Relative Something

*this* John W. Hays' take on things and experiences

Posts Tagged ‘rural pleasures

Magnificent Days

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We are enjoying magnificent weather this week for the month of September, although in the back of my mind the very summery temperatures echo too well some of the anticipated ramifications of the warming planet.

No floods or fires in our region at the moment. Just high heat (80°F!) and evolving colors in the tree leaves.

Wandering down the backyard hill toward the opening to the labyrinth, the leaves are still primarily green. Beyond that, there are brilliant splashes of gold, orange, and red showing up with surprising speed.

Our growing season seems to be ever-lengthening, but the end of this summer’s agricultural period is undoubtedly near. The declining hours of daylight aren’t being altered by the changing climate and plants don’t grow so well in the dark.

On the bright side, I think my lawn mowing might be done for the year.

Yesterday morning at work I received a sweet text from Cyndie letting me know that she heard “Rocky the Roo'” making progress on learning how to crow. She said his call had a definite sing-song inflection that was recognizable as the vague hint toward the ultimate “cock-a-doodle-doo.”

I wonder if the magnificent weather days will be just as mesmerizing with non-stop echos of rooster crowing reverberating across our valley. We didn’t check with any of our neighbors about how they might feel about the prospect. At the same time, none of them have ever asked us if their gunshots, barking dogs, hollering for missing cats, or high RPM farm machinery soundtracks have been any problem for us.

I think it a feature, not a bug, of living in the country.

Where pretty much every day is magnificent, no matter what the sounds.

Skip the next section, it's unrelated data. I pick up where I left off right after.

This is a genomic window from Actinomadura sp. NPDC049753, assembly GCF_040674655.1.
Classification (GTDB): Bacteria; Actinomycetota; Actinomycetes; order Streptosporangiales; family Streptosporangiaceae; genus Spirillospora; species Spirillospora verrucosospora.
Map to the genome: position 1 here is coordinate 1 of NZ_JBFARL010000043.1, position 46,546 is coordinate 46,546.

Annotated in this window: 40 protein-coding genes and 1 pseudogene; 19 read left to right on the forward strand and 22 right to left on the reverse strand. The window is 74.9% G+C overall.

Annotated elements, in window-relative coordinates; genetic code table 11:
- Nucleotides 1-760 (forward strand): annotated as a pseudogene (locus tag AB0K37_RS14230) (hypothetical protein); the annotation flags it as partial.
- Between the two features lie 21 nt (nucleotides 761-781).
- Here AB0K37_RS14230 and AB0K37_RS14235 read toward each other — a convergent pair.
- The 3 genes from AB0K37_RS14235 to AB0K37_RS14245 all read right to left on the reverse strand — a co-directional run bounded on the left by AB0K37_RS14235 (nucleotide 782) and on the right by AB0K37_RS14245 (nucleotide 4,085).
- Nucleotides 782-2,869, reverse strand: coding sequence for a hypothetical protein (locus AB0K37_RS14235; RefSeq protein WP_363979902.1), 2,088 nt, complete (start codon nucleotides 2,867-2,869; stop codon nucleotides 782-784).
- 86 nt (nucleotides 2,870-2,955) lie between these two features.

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Rural Pleasures

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We had the wonderful opportunity to drive through the cities to the rich countryside of Wayzata yesterday for the unfortunate occasion of a memorial service. Some of that time in the car spawned discussion about what might be next for us now that we no longer have horses. It is a complicated dilemma, although dilemma is too extreme a word.

It’s really just a question, one that could be simplified to the alternatives of continuing to live here, or selling the property and moving somewhere else. One of the first complications is that there is nowhere else I would prefer to be. We have become very accustomed to the space our little sanctuary provides.

Back home in the afternoon, Cyndie hung up the authentic Guatemalan hammock that our friends the Morales family gifted to us. In the shade beneath giant oak trees, I joined Cyndie to luxuriate in the open privacy of our little nature preserve. Then Delilah decided to join us, too.

We are truly blessed to live here. It is a real struggle to even conceive of leaving for something else.

Discussions have continued on the neighborhood group about our recent close encounter with a mysterious wild visitor. The fisher is too rare an occurrence for some to accept, so the opinion has shifted to a woodchuck.

That’s good news for us, as that would be much less threatening for our chickens.

Those hens seem to be luxuriating in the rural pleasures themselves. It’s pure luck that no predator has disrupted their ranks all summer and it seems to have inspired a dangerous, comfortable confidence in them.

One of them has decided she doesn’t need to use the nest boxes in the coop to lay her eggs.

This morning, Cyndie noticed a newborn cow in the neighbor’s pasture. Last week, she reported a group of five eagles soaring together, high in our sky. Delilah picked up a feather left on one of our trails by a wild turkey and carried it like a precious treasure for several minutes, ultimately dropping it with a vividly contrasting lack of interest.

Today, it is beyond my comprehension that there is any other place where I will be as happy living as our rolling hills in the rural countryside of west-central Wisconsin.

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Written by johnwhays

August 18, 2019 at 9:39 am